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Praying Mantid
Hey! I’m Kim (15 yrs) from Australia, NSW Wagga Wagga, and I was looking through bug identification sites, and yours is way the best! My Mum knows I’m nuts about insects and she found me this praying mantis in our outside cat’s basket on the pillow. I have never seen anything like this one before, maybe it’s using this as a disguise to be like an ant or a spider? Maybe it eats fleas? It also does this very weird yet interesting thing with it’s fore-legs, it does this circular motion with both arms a little apart doing it at the same time. Here’s a couple of photos of him. Sorry if they are not very clear, my digital camera does not have a macro lense, and she (or he, though I think it’s a she) won’t stop moving! It is 1.3 centimetres long, and the abdomen is approximetly 4mm at it’s largest point. Hope you can identify it! Thanks!
From Kim

Hi Kim,
Thanks for the compliment. Because your letter was so nice, we have been obsessed with properly identifying your Boxer Bark Mantid in the genus Paraoxypilus. The Geocities site states: ” The male and female of Boxer Bark Mantid species Paraoxypilus are markedly dissimilar to each other. The male is winged, slender and a little longer in body length. They have the cryptic colours and hard to be seen on bark. They colour patterns may be different for individual. … The Boxer Bark Mantids that we found are wingless, so they should be females (male is winged and with slender body, see below). They have long legs and holding their front pair of legs in ‘boxing’ display as most other praying mantids. Like some other praying mantids, they also have colour patches on their inner forelegs. The Boxer Bark Mantids have the orange ones. It is believed this is a territorial display to space out individuals of the same species. They can be found hunting on the rough bark gum tree trunk. They are usually not moving, but runs very fast when disturbed.” Since your specimen is wingless and not slender, we believe she is female as you presumed. Your description of the foreleg movements also supports the “boxing” description.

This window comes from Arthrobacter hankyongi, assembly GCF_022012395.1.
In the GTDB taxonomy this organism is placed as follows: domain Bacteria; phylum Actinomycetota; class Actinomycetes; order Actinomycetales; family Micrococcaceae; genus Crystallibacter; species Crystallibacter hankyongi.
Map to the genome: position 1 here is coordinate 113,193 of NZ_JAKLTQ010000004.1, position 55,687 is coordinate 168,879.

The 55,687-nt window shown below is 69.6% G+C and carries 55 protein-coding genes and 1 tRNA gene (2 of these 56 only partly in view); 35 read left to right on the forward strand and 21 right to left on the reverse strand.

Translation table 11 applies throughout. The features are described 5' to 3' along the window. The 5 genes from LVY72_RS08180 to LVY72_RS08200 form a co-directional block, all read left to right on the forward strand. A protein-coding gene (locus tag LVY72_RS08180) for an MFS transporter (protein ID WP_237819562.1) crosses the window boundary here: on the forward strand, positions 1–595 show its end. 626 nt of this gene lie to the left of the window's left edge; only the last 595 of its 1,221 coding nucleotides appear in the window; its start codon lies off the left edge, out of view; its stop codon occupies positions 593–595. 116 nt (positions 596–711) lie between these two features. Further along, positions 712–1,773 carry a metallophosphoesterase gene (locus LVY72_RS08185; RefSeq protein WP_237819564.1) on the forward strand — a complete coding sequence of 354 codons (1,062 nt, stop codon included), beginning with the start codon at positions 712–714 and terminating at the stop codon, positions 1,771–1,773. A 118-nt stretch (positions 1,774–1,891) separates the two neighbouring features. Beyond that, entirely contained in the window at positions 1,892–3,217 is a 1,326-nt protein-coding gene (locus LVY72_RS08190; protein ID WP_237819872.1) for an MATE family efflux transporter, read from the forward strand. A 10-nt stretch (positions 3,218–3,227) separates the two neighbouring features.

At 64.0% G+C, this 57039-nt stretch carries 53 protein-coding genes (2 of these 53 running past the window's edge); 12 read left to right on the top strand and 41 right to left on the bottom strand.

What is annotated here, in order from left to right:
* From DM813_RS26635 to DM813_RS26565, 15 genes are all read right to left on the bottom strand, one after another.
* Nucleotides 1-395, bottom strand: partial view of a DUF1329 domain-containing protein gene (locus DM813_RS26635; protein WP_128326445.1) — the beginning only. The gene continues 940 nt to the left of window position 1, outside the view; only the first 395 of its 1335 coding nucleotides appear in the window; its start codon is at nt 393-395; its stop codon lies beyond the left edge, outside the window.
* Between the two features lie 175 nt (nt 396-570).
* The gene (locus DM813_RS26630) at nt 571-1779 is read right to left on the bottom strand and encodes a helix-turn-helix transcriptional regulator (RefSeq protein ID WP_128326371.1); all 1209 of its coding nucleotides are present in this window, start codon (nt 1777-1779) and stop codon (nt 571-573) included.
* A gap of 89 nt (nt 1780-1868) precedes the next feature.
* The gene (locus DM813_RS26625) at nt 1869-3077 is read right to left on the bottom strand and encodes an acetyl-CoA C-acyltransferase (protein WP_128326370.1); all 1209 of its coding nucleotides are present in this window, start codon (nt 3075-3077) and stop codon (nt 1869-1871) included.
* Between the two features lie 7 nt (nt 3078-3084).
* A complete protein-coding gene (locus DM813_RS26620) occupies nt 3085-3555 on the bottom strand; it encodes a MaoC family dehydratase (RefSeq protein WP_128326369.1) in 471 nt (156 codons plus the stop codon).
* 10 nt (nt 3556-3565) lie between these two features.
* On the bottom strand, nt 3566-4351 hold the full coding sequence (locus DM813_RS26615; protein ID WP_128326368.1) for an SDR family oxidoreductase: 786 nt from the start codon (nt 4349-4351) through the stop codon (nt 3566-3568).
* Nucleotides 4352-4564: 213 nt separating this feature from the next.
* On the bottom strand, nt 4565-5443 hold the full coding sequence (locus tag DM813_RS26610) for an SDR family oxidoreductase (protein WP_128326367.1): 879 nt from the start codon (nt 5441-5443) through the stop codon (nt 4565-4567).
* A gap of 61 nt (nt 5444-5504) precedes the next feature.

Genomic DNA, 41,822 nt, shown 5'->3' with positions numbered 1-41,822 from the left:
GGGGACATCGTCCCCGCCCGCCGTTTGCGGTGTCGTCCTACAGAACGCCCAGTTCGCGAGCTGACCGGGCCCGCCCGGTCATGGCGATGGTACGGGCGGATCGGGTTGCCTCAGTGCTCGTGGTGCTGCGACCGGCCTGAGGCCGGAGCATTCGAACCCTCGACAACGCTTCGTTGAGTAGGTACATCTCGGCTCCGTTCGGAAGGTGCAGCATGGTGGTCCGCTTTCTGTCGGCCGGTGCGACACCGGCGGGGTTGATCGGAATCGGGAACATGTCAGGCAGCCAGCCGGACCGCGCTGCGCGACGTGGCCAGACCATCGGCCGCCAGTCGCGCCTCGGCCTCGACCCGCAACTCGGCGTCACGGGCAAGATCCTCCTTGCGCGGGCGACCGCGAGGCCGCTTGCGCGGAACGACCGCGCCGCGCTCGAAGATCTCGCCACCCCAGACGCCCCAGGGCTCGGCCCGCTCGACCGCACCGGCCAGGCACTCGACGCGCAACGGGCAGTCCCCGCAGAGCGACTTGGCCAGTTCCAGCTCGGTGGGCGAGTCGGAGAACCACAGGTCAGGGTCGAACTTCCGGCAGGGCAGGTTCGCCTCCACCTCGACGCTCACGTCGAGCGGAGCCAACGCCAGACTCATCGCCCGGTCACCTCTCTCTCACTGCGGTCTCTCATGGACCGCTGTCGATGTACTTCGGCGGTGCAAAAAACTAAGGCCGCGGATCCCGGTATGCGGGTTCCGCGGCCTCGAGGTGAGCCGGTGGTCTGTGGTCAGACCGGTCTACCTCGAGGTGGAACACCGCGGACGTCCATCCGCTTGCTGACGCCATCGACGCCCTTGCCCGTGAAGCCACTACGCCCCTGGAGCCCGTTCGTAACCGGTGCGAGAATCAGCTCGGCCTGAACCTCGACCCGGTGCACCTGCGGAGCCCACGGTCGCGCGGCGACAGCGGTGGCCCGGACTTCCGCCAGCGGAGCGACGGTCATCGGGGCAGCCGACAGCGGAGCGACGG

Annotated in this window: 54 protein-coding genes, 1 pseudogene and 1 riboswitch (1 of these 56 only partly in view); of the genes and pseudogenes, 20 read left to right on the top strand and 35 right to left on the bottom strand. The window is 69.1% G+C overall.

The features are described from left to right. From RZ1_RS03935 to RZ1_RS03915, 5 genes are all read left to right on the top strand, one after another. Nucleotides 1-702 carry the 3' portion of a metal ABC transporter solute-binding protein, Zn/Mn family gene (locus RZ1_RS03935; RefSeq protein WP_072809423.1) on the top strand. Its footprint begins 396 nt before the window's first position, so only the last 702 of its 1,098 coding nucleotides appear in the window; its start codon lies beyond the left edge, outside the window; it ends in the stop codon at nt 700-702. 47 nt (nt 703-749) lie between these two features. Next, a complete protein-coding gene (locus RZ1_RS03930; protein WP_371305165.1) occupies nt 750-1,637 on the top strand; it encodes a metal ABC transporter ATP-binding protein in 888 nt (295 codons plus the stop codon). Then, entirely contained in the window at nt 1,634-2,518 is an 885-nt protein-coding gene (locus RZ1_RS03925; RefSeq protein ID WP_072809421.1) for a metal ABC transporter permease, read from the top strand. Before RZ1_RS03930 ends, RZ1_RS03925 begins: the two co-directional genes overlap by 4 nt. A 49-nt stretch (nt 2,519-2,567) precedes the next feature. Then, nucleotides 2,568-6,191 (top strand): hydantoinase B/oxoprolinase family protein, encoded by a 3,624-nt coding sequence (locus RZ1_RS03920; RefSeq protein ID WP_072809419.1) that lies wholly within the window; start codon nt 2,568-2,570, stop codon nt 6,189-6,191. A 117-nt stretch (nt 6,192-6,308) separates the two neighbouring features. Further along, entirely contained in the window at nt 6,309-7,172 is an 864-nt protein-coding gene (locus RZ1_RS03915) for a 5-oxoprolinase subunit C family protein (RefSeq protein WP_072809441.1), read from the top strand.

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What's That Bug? does not endorse extermination

One Response to Boxer Bark Mantid from Australia

  1. Shannon says:

    Hi,I to found a boxer bark mantid. I’m guessing its a female from your info, it was about 3cm long and found on the ground in leaf litter by the river in Bunbury, Western Australia. I to love bugs and thought this info might help your research

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